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Old 11-26-2013, 09:42 AM   #1
Chris S OP
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10 Days in Morocco ~ Husky • Sertao • XR

Salaam. This is us: Rob UK, Patrick NYC, Andy (ex Desert Rider), Elisa NYC and me, having some sort of ministroke.

Rob and Patrick trekked with me in Algeria last year and another moto tour having fallen through, off-road newb
Patrick asked me to put together a run through Morocco. OK I said if you can find some people to cover my costs.
This he did and here we were.

We decided to rent bikes out of Marrakech (more details here).

Andy gets a well-used Sertao.

I pick a sexy Terra. My review here.

I strap a satnav over the dash and tuck my book under the tanknet.

Other than Andy, I wasn’t sure of the others’ ability so recommend XR250 Tornados.

This is a great little machine: air-cooled, four valve, big oil cooler, 5 speed, electric start, carb, drum rear.
Stacks up very well alongside the CRF250L I ran around the Southwest earlier this year.
As economical, as good suspension, as pokey and felt lighter.

Trouble is, it’s made (still?) in Brazil and AFAIK only sold in countries with (I presume) slack emissions regs.

None have ridden off road but Rob once ran a 996 so he’ll catch up and Patrick learned fast.
Only Elisa found the learning curve of Morocco + piste a bit steep so switched to a jeep which actually
served us all well as a baggage carrier.

Before we even leave the agency, Mustapha the driver dashes off with Elisa and his silver SUV soon
disappears in a sea of silver SUVs.
Rob gets the guy at the servo to bring him back.

The first day was scheduled as easy as we expected faffing around at the rental place.
Just 100 clicks down the road to a lodge up in the High Atlas.

Notice the sagging front tyre on the Husky; a slow puncture which led to overheating and a fast puncture
on the rough road into the Atlas.
Next morning it's flat as and no tools under the seat. The Sertao's wheel wrench fits but one Torx is
mashed and none of mine fit.

I nip down the road to chisel it off while the village vulcaniser irons on bits of rubber with blue goo,
literally with an old electric clothes iron and a screw press.
It looked impressive but also kind of crap. May work OK on a local moped but
on the 650 the repair lasted 20 mins on the first piste a couple of days later.

Anyway, on the crest of the High Atlas at Tizi n Test pass (6860’) we stop for lunch then enjoy a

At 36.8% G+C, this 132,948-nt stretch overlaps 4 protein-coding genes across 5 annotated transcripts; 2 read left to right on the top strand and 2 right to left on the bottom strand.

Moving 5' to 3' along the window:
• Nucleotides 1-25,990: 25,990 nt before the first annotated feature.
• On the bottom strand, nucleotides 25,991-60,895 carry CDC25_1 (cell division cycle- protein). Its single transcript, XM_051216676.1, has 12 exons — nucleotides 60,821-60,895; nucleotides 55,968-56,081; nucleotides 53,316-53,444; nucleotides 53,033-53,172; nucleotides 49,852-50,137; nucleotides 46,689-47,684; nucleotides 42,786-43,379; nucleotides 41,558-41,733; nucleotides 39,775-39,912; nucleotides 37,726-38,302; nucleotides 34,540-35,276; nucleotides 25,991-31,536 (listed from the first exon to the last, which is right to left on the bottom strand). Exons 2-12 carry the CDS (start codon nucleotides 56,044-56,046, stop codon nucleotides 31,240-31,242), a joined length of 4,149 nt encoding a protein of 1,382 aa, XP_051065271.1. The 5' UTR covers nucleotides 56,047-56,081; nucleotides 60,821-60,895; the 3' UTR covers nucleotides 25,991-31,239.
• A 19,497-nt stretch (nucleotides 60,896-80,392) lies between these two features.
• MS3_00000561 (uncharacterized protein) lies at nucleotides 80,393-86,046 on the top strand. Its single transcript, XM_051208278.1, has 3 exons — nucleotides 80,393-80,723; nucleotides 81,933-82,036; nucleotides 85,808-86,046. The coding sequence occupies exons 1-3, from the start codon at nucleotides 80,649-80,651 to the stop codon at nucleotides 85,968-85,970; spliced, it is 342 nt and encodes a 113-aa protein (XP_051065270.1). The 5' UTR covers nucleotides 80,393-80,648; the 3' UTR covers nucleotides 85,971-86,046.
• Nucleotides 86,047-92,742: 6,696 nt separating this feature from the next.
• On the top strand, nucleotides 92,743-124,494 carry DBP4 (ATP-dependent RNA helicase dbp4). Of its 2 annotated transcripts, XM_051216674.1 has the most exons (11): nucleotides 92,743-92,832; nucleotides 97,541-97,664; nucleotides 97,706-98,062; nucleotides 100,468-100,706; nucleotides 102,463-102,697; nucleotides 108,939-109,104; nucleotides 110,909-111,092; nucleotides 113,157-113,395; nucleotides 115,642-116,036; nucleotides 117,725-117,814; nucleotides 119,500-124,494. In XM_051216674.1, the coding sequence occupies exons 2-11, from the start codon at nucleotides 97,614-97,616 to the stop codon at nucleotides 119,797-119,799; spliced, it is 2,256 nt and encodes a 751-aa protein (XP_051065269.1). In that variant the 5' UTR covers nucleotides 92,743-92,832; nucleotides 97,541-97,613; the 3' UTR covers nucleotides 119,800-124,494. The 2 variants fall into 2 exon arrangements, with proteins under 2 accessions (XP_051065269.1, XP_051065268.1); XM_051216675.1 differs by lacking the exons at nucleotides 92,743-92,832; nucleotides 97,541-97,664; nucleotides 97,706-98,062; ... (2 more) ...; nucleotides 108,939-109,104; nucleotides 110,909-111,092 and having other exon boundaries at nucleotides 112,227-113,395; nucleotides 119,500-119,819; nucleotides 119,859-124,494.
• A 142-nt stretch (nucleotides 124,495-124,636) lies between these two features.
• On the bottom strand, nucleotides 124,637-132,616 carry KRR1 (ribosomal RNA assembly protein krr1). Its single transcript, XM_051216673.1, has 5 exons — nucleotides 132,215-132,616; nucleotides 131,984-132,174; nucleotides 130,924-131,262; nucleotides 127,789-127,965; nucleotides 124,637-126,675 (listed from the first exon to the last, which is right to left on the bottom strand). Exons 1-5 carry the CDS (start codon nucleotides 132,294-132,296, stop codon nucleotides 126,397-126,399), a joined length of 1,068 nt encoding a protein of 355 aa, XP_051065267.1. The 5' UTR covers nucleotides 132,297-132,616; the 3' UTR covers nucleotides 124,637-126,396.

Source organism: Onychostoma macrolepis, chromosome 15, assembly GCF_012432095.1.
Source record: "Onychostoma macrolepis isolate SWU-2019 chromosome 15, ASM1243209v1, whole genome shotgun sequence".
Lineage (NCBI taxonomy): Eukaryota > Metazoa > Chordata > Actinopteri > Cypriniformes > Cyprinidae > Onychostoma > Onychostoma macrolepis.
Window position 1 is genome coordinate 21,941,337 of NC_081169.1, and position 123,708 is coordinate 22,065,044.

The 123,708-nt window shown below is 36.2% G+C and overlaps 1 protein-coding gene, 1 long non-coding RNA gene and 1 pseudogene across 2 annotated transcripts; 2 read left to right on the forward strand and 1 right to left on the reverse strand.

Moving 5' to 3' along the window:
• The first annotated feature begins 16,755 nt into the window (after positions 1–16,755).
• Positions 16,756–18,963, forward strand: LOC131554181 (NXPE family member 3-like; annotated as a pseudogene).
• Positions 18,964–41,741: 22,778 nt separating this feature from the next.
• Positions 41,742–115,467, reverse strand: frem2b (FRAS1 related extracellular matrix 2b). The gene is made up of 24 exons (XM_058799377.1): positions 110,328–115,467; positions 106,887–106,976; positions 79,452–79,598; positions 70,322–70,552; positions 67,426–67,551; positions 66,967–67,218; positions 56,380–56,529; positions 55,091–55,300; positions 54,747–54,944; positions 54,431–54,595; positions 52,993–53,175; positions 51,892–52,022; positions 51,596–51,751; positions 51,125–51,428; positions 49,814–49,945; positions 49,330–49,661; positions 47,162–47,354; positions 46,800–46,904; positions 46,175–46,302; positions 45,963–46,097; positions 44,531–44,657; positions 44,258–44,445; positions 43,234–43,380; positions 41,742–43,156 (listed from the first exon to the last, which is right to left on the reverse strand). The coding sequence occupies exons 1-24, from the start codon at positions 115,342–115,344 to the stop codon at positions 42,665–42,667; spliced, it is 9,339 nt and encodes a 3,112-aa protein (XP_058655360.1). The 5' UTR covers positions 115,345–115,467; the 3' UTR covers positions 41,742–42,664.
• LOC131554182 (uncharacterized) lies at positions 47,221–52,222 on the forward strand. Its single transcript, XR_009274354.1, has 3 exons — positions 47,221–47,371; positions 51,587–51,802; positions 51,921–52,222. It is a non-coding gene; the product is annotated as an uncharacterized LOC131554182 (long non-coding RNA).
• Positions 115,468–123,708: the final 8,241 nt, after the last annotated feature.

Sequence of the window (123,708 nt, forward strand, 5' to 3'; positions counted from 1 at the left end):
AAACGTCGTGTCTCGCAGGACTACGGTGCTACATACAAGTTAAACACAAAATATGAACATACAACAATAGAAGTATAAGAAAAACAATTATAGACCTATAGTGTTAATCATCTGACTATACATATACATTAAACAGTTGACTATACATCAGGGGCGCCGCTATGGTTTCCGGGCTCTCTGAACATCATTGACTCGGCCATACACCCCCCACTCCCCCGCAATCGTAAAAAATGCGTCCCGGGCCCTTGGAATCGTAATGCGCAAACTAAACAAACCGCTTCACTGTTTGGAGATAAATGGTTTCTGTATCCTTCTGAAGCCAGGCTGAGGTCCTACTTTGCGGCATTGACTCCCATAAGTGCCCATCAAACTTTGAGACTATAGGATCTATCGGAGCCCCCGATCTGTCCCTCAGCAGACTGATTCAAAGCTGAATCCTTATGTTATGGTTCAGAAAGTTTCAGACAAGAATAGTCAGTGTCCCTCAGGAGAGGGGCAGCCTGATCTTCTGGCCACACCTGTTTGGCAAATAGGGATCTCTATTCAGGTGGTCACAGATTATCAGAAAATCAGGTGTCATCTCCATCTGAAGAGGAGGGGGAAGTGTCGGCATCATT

great ride down into the sunny southlands.
Notice the ridge on the far horizon: that’s Jebel Bani about 130 miles away;
the last of the Atlas mountain ranges. Beyond that, unbroken
Sahara for a 1000 miles all the way to Timbuktu.

With half a day lost chiselling nuts and ironing rubber, we make an unplanned stop over in Taliouine,
famous for its saffron which we’re assured is the best in the world and cures all maladies.
I sprinkle some on my front tyre, also my front brake and efi which are playing up.

As expected, the Husky is the thirstiest bike by 20%, but also the most powerful and with the best
soundtrack which = a whole lot of fun in the twisty blacktop canyons of the Anti Atlas.
Let me tell you, all this ‘ad-venture motorcycling’ is a lost cause, carting your junk around like a mule
and camping out bush like some vagrant.
Hire a jeep, check into roadside lodges at half board and enjoy Bourgeois Motorcycling!

Patrick tries the Sertao and declares it’s the best motorcycle ever made.
It’s certainly more comfy than the others, has a mellower engine than the TR and some days even used
less fuel than the XRs. But when the dirt gets gnarly it's a dog.

That’s several hundred dollars worth of saffron right there.

Picked from these crocuses, or is it crocii?

Patrick and Elisa pose with some $10 jars.

Two hundred clicks out of Marrakech we take to the piste into the Anti Atlas,
the arid range south of the High Atlas which for me adds up to the best riding in Morocco.
Soon the Husky front tube pops its corks so I slot our only new 21” in and hope for the best.

Dirtnewb Patrick is getting into the swing but next time I'm going to levy a surcharge for all black outfits.

Desert Rider Andy runs an 1190 + his old trans-Africa 640 back home so for him it’s all in a day’s work.
That’s his 11-year old Darien Light that Aero made for us, still as good as new.

Into the valley.

Past hilltop Berber villages.

Up ahead a dramatic descent down a tufa waterfall.
Andy sets off on the Husky.

Then Rob and Patrick.

We ride through the palmerie and arrive at our lodge where we'll spend two nights.

Night falls across the tranquil oasis. 'Allaaaaahu Ak-bar' rings from the minarets.

While inside the three infidels sit transfixed as the guy pours a shot of whisky.

Our route so far.

More to come.


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Old 11-26-2013, 01:49 PM   #2
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Old 11-29-2013, 07:44 AM   #3
Chris S OP
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Part Deux ~ Welcome to the Hotel Sahara

Continuing our short ride through southern Morocco

Sunrise at the oasis

I go for a walk, passing unusual dwellings designed to slide downhill in the event of an earthquake